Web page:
Ever since Affirmed won the Triple Crown in 1978, racing fans have wondered when the next 3-year-old would repeat the feat. The latest colt prompting such speculation was Uncle Mo, who has since gone to the sidelines.
But when Animal Kingdom rolled to an emphatic victory in Saturday's Kentucky Derby, he reignited the Triple Crown talk. Better still, the Team Valor International homebred has the profile to get the job done.
The Triple Crown has been exceptionally difficult to win, with only 11 horses having done so, the first time Sir Barton in 1919. Some of the sport's most outstanding champions have come up short, confounded by a plethora of pitfalls — bad luck, injuries, lack of stamina, or just the physical grind itself of three races in five weeks.
A colt must talented, consistent and adaptable to three different racetracks, as well as being durable enough to remain at a peak level of performance through the most demanding five weeks of his life.
Considering the rigors of the Triple Crown, Animal Kingdom enters with the significant advantage of being a lightly-raced colt who went into the Derby fresh.
The Graham Motion trainee had not raced since winning the Spiral Stakes at Turfway Park on March 26, making him the first to win the Derby off a six-week layoff since Needles in 1956.
In an even more historic coup, Animal Kingdom is the first since Exterminator in 1918 to win the Roses in only his fifth start. In the last 93 years, the only Derby winner with less previous experience was Big Brown, who won in his fourth race. Except for chronic quarter-cracks, which prompted jockey Ken Desormeaux to pull up Big Brown in the homestretch in the Belmont on June 11, 2008, he certainly would have won the Triple Crown.
Barry Irwin, the impresario of Team Valor International, then began mapping out a strategy to get his homebred to the classic races. The first item on the agenda was a leisurely winter vacation for the colt, a holiday before getting down to the serious work that lay ahead.
Subsequently transferred to Motion, Animal Kingdom often worked in company with a much more accomplished stablemate, the Breeders' Cup Juvenile Turf hero Pluck, and matched strides with him. Pluck was at that time under consideration for an Irish or French classic, until he developed an injury, so he was quite a sparring partner.
Animal Kingdom's race record points to another key factor supporting his Triple Crown ambitions — his stamina. Unbeaten at 1 1/8 miles and beyond, his two losses were at shorter distances, with troubled trips to boot.
Sired by champion turf horse Leroidesanimaux, an especially brilliant miler, Animal Kingdom inherits his bottomless stamina from his dam, the German-bred Dalicia, who defeated high-class males in her homeland. Dalicia is by the great German champion Acatenango, the winner of seven Group 1 races (the highest class level) at 1 1/2 miles, and an outstanding stamina influence at stud. German bloodlines are generally known for their toughness and soundness, indispensable prerequisites for the Triple Crown.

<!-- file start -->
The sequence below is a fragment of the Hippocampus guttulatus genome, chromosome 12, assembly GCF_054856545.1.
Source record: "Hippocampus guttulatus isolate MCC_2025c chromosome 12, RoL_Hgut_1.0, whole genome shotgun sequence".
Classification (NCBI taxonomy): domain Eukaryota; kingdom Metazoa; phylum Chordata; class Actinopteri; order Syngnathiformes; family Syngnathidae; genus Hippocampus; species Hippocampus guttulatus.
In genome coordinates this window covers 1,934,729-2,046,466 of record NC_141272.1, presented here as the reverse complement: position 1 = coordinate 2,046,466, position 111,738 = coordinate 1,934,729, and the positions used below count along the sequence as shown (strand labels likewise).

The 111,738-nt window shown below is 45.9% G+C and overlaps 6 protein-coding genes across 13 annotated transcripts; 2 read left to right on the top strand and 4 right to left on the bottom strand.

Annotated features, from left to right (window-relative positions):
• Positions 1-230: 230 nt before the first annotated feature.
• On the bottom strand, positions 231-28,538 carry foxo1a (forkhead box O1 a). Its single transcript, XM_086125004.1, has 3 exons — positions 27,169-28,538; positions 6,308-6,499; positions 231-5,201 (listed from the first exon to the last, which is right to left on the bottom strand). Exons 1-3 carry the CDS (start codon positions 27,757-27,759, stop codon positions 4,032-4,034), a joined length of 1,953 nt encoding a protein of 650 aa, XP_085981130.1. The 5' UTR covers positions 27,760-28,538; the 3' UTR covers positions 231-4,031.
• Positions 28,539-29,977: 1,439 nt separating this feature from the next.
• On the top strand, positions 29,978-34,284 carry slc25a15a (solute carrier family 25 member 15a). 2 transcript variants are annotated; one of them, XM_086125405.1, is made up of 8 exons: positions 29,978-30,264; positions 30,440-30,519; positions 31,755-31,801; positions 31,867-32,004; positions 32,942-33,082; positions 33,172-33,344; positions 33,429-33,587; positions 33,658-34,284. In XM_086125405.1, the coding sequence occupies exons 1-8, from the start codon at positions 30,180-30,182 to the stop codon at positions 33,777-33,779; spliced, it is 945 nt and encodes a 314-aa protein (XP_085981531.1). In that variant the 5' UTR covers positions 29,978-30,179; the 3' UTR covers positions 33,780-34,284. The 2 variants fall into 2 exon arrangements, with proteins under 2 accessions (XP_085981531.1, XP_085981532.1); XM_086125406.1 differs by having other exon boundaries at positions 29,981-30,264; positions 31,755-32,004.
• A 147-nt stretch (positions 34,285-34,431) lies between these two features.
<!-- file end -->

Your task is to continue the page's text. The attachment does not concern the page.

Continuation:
Little seasoning but mental toughness
First, Animal Kingdom is special for winning the Derby without much seasoning. Even allowing for the changing methods of training, and emphasis toward fewer races, a horse still needs mental maturity and professionalism to cope with the unique hurly-burly of the Derby.
And Animal Kingdom accomplished this in his first try on dirt after racing on turf and Polytrack, thus becoming the first horse to win the Derby in his dirt debut. He appears remarkably indifferent to whatever surface he encounters — another mark of quality.
Johnny Velazquez did just that in the Derby, so he didn't fall too far behind the ridiculously slow pace. That ability to make a slight tactical adjustment, as need be, is critical for success in the Triple Crown, where the tempo can vary considerably. The Preakness figures to have a faster pace, the Belmont will probably be a crawl, so Animal Kingdom will have to find his rhythm in the right place for him.
Nehro could be tough challenge at Preakness
As far as his opponents are concerned, we need only recall the past few months of an especially rocky road to the Derby. With several prime contenders derailed by injury, a cavalcade of upsets in the prep races, and finally Uncle Mo's withdrawal because of illness, the 3-year-old division was in total flux by the first Saturday in May.
With a wide-open Derby, an upwardly-mobile colt had the opportunity to advance his claims. Animal Kingdom seized the opportunity in style, rallying powerfully to win with authority.
Beaten Derby favorite Dialed In likewise ran a sneakily good race. After falling much too far back off the dawdling pace in last, he finished his final quarter-mile even faster than Animal Kingdom to finish eighth. With a more favorable pace scenario next time, Dialed In can have a better chance to join the fray.
Still, Animal Kingdom succeeded where they failed, and the onus is on them to turn the tables. New shooters, horses who didn't make it to the Derby, are already lining up to take their chances, but they've got even more to prove. At the moment, Animal Kingdom is wielding legitimate credentials to sweep the Triple Crown.
Kentucky Derby champion Animal Kingdom was unable to go out a winner, fading quickly in the Queen Anne Stakes on Tuesday in his last race before retirement.
Ramon Dominguez, a three-time Eclipse Award winner as the leading jockey in North America, retired on Thursday due to a head injury suffered in a fall earlier this year.
If some Kentucky Derby fans lack horse sense, they make up for it with fashion sense as men and women show off their finery at Churchill Downs.
Triple Crown winners
The horses that have won the Kentucky Derby, Preakness and Belmont in the same year.
Derby Day finery
Fashion statements fill Churchill Downs as race fans display their hats.